Most Drivers Admit to Multitasking Behind the Wheel

Dec 01, 2009

When it comes to the safety of your drivers, it is important to provide information on the safest driving practices.  While we have all been told of the dangers of distractions from driving, it seems that most drivers do not believe that they are at risk.

 

According to a new survey by legal information site findlaw.com, 9 out of 10 drivers admitted to engaging in distracting and potentially dangerous activities while driving.

 

While many states are passing or considering laws to restrict activities such as sending text messages or talking on cell phones while driving, the survey found that 91 percent of drivers admit to trying to multitask while behind the wheel, with potentially dangerous consequences.

 

The most common activities reported by survey respondents were:

 

 

  • Drinking coffee or other beverages- 81 percent
  • Eating- 76 percent
  • Talking on cell phone- 66 percent
  • Sending or receiving text messages- 26 percent
  • Applying makeup- 11 percent (21 percent of women)
  • Sending or receiving email- 8 percent
  • Reading a book or newspaper- 7 percent
  • Browsing the internet- 5 percent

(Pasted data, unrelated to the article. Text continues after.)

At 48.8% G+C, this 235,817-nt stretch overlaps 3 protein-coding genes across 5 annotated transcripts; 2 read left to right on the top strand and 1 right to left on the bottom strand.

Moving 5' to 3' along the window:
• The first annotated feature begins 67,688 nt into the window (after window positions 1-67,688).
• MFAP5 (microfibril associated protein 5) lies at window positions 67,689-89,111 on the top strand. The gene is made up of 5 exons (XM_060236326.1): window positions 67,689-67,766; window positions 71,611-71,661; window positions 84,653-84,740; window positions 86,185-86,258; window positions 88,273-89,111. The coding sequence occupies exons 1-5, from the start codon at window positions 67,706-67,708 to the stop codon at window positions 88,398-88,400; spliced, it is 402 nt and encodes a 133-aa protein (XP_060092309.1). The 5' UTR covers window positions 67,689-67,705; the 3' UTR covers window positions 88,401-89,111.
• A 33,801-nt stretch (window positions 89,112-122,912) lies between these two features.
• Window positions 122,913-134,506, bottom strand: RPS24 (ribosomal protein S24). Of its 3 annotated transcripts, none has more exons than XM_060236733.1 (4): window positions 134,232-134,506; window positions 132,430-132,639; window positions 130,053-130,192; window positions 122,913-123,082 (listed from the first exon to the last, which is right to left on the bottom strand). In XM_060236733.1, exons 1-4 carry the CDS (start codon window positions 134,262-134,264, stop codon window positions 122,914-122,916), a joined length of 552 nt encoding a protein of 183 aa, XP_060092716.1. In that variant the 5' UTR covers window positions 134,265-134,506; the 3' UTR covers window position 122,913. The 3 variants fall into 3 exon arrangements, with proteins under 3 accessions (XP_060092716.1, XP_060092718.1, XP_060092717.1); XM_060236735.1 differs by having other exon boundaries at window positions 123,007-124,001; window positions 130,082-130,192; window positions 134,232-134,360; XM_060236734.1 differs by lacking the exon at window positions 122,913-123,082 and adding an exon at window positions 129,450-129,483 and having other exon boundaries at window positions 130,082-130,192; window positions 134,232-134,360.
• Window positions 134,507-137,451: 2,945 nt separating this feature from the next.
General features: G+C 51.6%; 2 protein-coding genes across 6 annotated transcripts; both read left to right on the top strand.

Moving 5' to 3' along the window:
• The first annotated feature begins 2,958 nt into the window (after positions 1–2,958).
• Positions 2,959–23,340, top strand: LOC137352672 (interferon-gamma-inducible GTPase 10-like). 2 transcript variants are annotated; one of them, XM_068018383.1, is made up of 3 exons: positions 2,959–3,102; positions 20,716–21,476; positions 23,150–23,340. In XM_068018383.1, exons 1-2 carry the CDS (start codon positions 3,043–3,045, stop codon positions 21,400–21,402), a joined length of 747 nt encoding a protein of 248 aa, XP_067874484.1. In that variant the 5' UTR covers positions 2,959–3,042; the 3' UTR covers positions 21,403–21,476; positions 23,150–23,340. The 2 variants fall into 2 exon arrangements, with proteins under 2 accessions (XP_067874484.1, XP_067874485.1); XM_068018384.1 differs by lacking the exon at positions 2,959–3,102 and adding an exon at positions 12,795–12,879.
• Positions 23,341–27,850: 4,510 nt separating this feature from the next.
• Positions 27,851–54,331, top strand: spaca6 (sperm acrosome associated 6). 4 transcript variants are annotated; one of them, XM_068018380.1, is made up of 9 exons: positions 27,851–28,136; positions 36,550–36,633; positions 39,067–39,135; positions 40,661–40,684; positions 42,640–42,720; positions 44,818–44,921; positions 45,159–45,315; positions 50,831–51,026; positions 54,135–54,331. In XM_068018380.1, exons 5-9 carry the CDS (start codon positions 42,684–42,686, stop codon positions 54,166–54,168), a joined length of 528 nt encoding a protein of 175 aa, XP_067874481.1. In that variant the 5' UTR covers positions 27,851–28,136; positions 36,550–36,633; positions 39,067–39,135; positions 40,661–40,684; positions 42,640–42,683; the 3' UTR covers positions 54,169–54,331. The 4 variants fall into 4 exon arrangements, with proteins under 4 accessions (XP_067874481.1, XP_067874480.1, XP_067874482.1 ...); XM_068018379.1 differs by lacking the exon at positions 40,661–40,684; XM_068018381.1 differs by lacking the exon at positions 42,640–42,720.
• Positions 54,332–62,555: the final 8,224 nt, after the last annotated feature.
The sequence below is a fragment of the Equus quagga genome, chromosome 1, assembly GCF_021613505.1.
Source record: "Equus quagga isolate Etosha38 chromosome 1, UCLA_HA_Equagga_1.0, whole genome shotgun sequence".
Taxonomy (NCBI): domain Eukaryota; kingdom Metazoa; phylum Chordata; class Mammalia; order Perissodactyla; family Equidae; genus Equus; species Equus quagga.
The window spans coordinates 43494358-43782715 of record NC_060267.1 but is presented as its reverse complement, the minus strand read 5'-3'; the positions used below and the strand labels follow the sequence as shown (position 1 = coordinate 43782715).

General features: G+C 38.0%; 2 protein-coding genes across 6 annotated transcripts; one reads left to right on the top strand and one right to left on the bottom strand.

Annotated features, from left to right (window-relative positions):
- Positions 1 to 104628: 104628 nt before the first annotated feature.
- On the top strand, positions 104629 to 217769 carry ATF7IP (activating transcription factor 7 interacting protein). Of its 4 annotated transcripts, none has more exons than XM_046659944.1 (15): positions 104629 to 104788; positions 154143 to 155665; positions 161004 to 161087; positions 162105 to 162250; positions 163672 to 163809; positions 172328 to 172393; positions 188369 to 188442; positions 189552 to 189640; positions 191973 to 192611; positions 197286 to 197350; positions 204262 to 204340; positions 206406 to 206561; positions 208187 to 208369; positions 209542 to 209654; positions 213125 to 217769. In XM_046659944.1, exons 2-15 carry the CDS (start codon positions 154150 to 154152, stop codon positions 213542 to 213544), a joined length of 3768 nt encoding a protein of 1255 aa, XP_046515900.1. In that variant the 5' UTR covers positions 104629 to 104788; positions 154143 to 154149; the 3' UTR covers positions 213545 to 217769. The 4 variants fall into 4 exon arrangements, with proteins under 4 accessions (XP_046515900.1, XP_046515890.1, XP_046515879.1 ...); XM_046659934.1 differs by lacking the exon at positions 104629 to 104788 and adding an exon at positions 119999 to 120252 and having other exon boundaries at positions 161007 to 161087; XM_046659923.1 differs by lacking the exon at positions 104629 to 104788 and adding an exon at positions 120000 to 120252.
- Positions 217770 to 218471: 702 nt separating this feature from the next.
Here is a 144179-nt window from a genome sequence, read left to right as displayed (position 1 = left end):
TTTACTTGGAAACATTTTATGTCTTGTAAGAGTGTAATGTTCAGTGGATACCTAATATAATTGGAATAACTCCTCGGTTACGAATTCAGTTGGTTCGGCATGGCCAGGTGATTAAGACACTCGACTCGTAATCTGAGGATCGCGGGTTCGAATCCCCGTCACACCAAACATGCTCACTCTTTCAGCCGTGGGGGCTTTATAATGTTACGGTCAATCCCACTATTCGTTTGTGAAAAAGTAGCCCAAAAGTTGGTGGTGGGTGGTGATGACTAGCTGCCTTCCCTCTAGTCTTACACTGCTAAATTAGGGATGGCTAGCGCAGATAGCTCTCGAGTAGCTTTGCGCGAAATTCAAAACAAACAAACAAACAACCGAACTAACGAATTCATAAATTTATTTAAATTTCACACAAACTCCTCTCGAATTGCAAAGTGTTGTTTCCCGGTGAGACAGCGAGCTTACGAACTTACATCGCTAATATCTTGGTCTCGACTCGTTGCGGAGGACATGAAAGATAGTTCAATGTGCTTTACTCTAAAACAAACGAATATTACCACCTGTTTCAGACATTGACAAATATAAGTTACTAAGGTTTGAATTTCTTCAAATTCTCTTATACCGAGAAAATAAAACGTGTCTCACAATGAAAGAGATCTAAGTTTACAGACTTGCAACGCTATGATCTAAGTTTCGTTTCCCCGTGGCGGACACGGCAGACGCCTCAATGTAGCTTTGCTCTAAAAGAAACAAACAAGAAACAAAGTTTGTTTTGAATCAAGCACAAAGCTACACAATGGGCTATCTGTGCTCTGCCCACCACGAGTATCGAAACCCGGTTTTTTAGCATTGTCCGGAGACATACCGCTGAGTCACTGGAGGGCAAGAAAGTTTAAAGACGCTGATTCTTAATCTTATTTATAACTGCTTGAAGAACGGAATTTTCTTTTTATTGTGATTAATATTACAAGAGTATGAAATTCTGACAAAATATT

“Multitasking may be great in the office, but is often dangerous and illegal behind the wheel,” said Stephanie Rahlfs, an attorney and editor with FindLaw.com. “Many states and localities have laws specifically prohibiting activities such as using a cell phone or sending a text message while driving.

 In addition, several states have laws that hold drivers accountable for distractions that could contribute to an accident.” 

Certain distracting activities are particularly prevalent among younger drivers. More than half of drivers between the ages of 18 and 34 say they have sent or received a text message while driving. One out of 10 admits to having sent or received e-mails or surfed the Internet while behind the wheel.

 

Make sure your fleet’s drivers know that safety begins with them, and to stay focused on the road.

 

Photo courtesy of junkmonkey under the Creative Commons License.